Belfast Telegraph

Belfast council's decision to list two Victorian buildings welcomed

By Rebecca Black

The listing of three grand old Victoria buildings in Belfast has been described as a "new dawn" for protecting our built heritage.

The properties include two on North Street in the city centre - where last year there was outrage when a similar property was bulldozed - as well as a large "gentleman's residence" at Malone Park.

Located at 156-164 North Street, Windsor Buildings date back to 1895 and stretch to a red storey sandstone exterior which include carved decoration reading "McB", believed to be after Robert McBride who built it. In 1901 it housed G Bolton & Co which 'manufactured 'boys' washing suits and blouses etc' and in the 1920s was the meeting place of the British Order of Ancient Free Gardeners.

The second building listed is 166-174 North Street, 'Merchants Buildings', built around 1899 of red brick with sandstone lintels. The central doorcase includes a lions rampant carrying shields with the monogram 'FC', for Francis Curley. The attic floor of the building served as Belfast's Municipal School of Art from 1901 to 1907, prior to its relocation to the Belfast Institute of Technology at College Square North.

The listing comes less than a year after 97-105 North Street was demolished.

The Ulster Architectural Heritage Society (UAHS) welcomed the listing.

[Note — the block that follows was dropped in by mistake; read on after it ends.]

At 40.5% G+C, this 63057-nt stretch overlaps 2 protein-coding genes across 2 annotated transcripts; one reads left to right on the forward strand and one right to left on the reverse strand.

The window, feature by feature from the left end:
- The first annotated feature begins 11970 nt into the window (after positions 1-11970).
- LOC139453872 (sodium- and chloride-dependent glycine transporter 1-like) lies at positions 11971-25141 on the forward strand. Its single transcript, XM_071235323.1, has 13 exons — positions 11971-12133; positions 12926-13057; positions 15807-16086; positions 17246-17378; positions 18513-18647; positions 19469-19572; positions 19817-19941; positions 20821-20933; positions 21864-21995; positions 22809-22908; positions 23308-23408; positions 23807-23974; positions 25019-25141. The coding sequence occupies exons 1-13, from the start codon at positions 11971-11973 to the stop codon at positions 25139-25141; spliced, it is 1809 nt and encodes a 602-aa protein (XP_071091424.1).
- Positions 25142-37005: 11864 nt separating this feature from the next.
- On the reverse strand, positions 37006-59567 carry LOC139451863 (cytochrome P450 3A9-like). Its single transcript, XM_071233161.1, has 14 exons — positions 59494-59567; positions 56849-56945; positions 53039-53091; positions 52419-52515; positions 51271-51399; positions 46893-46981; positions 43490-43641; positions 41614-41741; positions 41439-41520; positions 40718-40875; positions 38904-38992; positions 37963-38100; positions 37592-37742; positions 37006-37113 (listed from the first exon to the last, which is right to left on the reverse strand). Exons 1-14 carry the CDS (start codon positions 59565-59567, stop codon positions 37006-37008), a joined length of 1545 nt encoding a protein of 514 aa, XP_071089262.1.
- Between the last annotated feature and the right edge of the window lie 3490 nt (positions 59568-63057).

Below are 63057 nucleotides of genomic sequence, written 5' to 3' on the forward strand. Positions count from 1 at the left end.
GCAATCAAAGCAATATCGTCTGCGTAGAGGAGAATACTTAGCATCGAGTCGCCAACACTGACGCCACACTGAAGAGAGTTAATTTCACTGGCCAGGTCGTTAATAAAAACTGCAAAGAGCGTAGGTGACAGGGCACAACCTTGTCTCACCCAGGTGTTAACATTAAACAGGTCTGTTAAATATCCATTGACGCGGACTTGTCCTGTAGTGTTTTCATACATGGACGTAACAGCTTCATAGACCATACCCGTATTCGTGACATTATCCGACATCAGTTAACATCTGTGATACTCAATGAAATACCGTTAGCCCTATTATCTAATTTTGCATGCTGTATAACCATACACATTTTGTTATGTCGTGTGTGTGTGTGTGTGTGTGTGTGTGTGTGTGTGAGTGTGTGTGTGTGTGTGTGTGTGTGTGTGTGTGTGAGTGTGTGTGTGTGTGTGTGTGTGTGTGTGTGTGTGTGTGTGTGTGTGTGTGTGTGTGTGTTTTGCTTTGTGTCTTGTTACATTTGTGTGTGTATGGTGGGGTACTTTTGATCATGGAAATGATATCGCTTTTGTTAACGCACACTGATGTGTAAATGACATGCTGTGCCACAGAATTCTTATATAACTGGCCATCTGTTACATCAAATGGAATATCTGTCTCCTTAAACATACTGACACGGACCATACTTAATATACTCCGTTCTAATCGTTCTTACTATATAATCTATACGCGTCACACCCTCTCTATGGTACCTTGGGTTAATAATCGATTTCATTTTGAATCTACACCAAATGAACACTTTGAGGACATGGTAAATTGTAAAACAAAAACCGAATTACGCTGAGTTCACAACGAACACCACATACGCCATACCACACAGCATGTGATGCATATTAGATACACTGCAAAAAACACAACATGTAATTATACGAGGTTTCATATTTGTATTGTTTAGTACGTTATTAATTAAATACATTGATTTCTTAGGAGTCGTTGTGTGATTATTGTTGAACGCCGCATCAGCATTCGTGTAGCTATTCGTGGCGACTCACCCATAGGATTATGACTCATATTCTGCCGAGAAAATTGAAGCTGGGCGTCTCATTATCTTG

"As the first buildings are listed by issue of Building Preservation Notice since devolved powers in 2015, can this actually be interpreted as a game changer for protection of Belfast's historic buildings", Nikki McVeigh told the Belfast Telegraph.

"It goes without saying that the Ulster Architectural Heritage Society (UAHS) welcomes Belfast City Council's decision to endorse the listing of prominent Victorian buildings 156-164 and 166-174 North Street, the 120 year old Windsor and Merchants buildings.

"Any action attributing value and protection to the city's remaining historic fabric, given decades of incremental losses, must deliver due credit to Belfast City Council and the members of the city council planning committee.

"There was apparent ease in the way that 'almost listed' buildings at 97-105 North Street were demolished last year. Belfast City Council had been informed of the buildings' significance and of the intention to list. The council's power to serve a Building Preservation Notice (BPN) could have been used to protect the buildings in the interim, but no such action was taken. The demolition of these buildings, as well as the previous loss of the Elephant Buildings and bar, now a car park, added further to the almost complete demise of Upper North Street, once one of Belfast's most attractive principal historic trading streets."

Belfast Telegraph

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